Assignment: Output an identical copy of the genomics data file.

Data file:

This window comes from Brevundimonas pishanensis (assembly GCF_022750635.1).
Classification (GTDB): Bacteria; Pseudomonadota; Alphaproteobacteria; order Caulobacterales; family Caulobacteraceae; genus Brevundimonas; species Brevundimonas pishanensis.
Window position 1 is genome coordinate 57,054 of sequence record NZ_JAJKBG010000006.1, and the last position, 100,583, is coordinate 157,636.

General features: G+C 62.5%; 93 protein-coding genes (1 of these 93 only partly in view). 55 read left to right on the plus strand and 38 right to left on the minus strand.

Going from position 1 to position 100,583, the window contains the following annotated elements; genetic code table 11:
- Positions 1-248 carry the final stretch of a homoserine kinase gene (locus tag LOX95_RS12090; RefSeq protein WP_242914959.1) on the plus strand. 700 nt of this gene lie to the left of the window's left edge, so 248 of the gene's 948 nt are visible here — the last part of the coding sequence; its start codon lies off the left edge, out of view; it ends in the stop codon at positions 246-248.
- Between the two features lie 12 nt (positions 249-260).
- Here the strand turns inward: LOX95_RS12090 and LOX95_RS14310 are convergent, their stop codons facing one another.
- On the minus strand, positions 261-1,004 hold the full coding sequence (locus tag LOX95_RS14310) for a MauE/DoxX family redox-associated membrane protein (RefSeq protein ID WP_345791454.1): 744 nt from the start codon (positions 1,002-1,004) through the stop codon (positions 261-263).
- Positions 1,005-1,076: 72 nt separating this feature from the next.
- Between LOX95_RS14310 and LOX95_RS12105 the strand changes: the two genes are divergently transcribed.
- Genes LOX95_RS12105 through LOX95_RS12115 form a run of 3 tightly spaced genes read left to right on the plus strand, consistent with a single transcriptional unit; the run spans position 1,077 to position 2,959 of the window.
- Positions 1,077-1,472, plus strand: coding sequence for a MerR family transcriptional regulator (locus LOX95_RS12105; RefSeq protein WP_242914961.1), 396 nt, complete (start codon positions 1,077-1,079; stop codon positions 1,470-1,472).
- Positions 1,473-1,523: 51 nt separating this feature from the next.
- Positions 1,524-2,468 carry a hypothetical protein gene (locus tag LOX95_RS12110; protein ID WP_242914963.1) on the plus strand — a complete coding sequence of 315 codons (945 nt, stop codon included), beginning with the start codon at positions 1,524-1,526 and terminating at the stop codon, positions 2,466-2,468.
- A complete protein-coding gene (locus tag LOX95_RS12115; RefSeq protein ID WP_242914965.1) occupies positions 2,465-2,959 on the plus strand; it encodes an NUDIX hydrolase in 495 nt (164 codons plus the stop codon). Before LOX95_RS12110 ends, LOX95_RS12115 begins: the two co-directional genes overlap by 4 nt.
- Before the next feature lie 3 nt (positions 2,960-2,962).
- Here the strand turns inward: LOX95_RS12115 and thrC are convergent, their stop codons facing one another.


This window comes from Brevundimonas pishanensis (assembly GCF_022750635.1).
Classification (GTDB): Bacteria; Pseudomonadota; Alphaproteobacteria; order Caulobacterales; family Caulobacteraceae; genus Brevundimonas; species Brevundimonas pishanensis.
Window position 1 is genome coordinate 57,054 of sequence record NZ_JAJKBG010000006.1, and the last position, 100,583, is coordinate 157,636.

General features: G+C 62.5%; 93 protein-coding genes (1 of these 93 only partly in view). 55 read left to right on the plus strand and 38 right to left on the minus strand.

Going from position 1 to position 100,583, the window contains the following annotated elements; genetic code table 11:
- Positions 1-248 carry the final stretch of a homoserine kinase gene (locus tag LOX95_RS12090; RefSeq protein WP_242914959.1) on the plus strand. 700 nt of this gene lie to the left of the window's left edge, so 248 of the gene's 948 nt are visible here — the last part of the coding sequence; its start codon lies off the left edge, out of view; it ends in the stop codon at positions 246-248.
- Between the two features lie 12 nt (positions 249-260).
- Here the strand turns inward: LOX95_RS12090 and LOX95_RS14310 are convergent, their stop codons facing one another.
- On the minus strand, positions 261-1,004 hold the full coding sequence (locus tag LOX95_RS14310) for a MauE/DoxX family redox-associated membrane protein (RefSeq protein ID WP_345791454.1): 744 nt from the start codon (positions 1,002-1,004) through the stop codon (positions 261-263).
- Positions 1,005-1,076: 72 nt separating this feature from the next.
- Between LOX95_RS14310 and LOX95_RS12105 the strand changes: the two genes are divergently transcribed.
- Genes LOX95_RS12105 through LOX95_RS12115 form a run of 3 tightly spaced genes read left to right on the plus strand, consistent with a single transcriptional unit; the run spans position 1,077 to position 2,959 of the window.
- Positions 1,077-1,472, plus strand: coding sequence for a MerR family transcriptional regulator (locus LOX95_RS12105; RefSeq protein WP_242914961.1), 396 nt, complete (start codon positions 1,077-1,079; stop codon positions 1,470-1,472).
- Positions 1,473-1,523: 51 nt separating this feature from the next.
- Positions 1,524-2,468 carry a hypothetical protein gene (locus tag LOX95_RS12110; protein ID WP_242914963.1) on the plus strand — a complete coding sequence of 315 codons (945 nt, stop codon included), beginning with the start codon at positions 1,524-1,526 and terminating at the stop codon, positions 2,466-2,468.
- A complete protein-coding gene (locus tag LOX95_RS12115; RefSeq protein ID WP_242914965.1) occupies positions 2,465-2,959 on the plus strand; it encodes an NUDIX hydrolase in 495 nt (164 codons plus the stop codon). Before LOX95_RS12110 ends, LOX95_RS12115 begins: the two co-directional genes overlap by 4 nt.
- Before the next feature lie 3 nt (positions 2,960-2,962).
- Here the strand turns inward: LOX95_RS12115 and thrC are convergent, their stop codons facing one another.